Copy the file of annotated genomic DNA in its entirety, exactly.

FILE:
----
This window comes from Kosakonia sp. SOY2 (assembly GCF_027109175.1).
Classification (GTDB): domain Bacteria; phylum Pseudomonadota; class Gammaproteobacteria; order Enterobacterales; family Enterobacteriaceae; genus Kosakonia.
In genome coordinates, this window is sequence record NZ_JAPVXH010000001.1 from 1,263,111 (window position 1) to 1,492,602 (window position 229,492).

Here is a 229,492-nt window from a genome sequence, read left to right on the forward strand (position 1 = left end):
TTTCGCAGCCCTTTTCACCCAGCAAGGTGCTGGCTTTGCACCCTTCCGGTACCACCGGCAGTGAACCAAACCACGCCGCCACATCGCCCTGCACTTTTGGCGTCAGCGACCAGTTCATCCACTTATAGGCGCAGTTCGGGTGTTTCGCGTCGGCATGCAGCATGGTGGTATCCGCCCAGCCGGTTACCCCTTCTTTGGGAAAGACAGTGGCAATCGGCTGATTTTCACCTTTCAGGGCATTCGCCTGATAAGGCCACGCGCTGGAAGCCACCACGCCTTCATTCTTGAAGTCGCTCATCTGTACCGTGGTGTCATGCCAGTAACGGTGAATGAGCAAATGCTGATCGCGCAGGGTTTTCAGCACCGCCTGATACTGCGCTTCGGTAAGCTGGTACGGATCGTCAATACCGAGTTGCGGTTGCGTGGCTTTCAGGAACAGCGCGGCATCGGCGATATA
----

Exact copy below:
This window comes from Kosakonia sp. SOY2 (assembly GCF_027109175.1).
Classification (GTDB): domain Bacteria; phylum Pseudomonadota; class Gammaproteobacteria; order Enterobacterales; family Enterobacteriaceae; genus Kosakonia.
In genome coordinates, this window is sequence record NZ_JAPVXH010000001.1 from 1,263,111 (window position 1) to 1,492,602 (window position 229,492).

Here is a 229,492-nt window from a genome sequence, read left to right on the forward strand (position 1 = left end):
TTTCGCAGCCCTTTTCACCCAGCAAGGTGCTGGCTTTGCACCCTTCCGGTACCACCGGCAGTGAACCAAACCACGCCGCCACATCGCCCTGCACTTTTGGCGTCAGCGACCAGTTCATCCACTTATAGGCGCAGTTCGGGTGTTTCGCGTCGGCATGCAGCATGGTGGTATCCGCCCAGCCGGTTACCCCTTCTTTGGGAAAGACAGTGGCAATCGGCTGATTTTCACCTTTCAGGGCATTCGCCTGATAAGGCCACGCGCTGGAAGCCACCACGCCTTCATTCTTGAAGTCGCTCATCTGTACCGTGGTGTCATGCCAGTAACGGTGAATGAGCAAATGCTGATCGCGCAGGGTTTTCAGCACCGCCTGATACTGCGCTTCGGTAAGCTGGTACGGATCGTCAATACCGAGTTGCGGTTGCGTGGCTTTCAGGAACAGCGCGGCATCGGCGATATA